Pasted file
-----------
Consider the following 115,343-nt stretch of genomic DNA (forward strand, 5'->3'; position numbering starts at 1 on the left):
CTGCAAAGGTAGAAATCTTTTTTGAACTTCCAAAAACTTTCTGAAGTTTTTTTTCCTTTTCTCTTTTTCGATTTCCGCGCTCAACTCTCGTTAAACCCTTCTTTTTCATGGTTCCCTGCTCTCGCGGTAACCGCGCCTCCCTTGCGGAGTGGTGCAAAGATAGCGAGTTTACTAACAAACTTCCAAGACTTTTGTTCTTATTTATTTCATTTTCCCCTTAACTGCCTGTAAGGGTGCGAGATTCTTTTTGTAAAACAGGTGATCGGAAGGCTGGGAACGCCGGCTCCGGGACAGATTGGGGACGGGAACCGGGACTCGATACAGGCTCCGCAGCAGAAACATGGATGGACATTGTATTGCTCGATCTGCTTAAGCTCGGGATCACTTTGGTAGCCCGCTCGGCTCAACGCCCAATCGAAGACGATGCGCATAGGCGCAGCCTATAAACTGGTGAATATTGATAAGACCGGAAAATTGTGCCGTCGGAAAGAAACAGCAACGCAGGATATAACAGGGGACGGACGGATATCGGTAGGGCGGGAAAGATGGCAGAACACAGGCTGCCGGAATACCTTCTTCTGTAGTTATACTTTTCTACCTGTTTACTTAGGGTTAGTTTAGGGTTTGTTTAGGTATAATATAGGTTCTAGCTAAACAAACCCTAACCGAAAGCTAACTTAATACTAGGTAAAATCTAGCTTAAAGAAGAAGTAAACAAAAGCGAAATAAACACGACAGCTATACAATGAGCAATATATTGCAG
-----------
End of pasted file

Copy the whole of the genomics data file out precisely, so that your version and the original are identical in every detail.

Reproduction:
Consider the following 115,343-nt stretch of genomic DNA (forward strand, 5'->3'; position numbering starts at 1 on the left):
CTGCAAAGGTAGAAATCTTTTTTGAACTTCCAAAAACTTTCTGAAGTTTTTTTTCCTTTTCTCTTTTTCGATTTCCGCGCTCAACTCTCGTTAAACCCTTCTTTTTCATGGTTCCCTGCTCTCGCGGTAACCGCGCCTCCCTTGCGGAGTGGTGCAAAGATAGCGAGTTTACTAACAAACTTCCAAGACTTTTGTTCTTATTTATTTCATTTTCCCCTTAACTGCCTGTAAGGGTGCGAGATTCTTTTTGTAAAACAGGTGATCGGAAGGCTGGGAACGCCGGCTCCGGGACAGATTGGGGACGGGAACCGGGACTCGATACAGGCTCCGCAGCAGAAACATGGATGGACATTGTATTGCTCGATCTGCTTAAGCTCGGGATCACTTTGGTAGCCCGCTCGGCTCAACGCCCAATCGAAGACGATGCGCATAGGCGCAGCCTATAAACTGGTGAATATTGATAAGACCGGAAAATTGTGCCGTCGGAAAGAAACAGCAACGCAGGATATAACAGGGGACGGACGGATATCGGTAGGGCGGGAAAGATGGCAGAACACAGGCTGCCGGAATACCTTCTTCTGTAGTTATACTTTTCTACCTGTTTACTTAGGGTTAGTTTAGGGTTTGTTTAGGTATAATATAGGTTCTAGCTAAACAAACCCTAACCGAAAGCTAACTTAATACTAGGTAAAATCTAGCTTAAAGAAGAAGTAAACAAAAGCGAAATAAACACGACAGCTATACAATGAGCAATATATTGCAG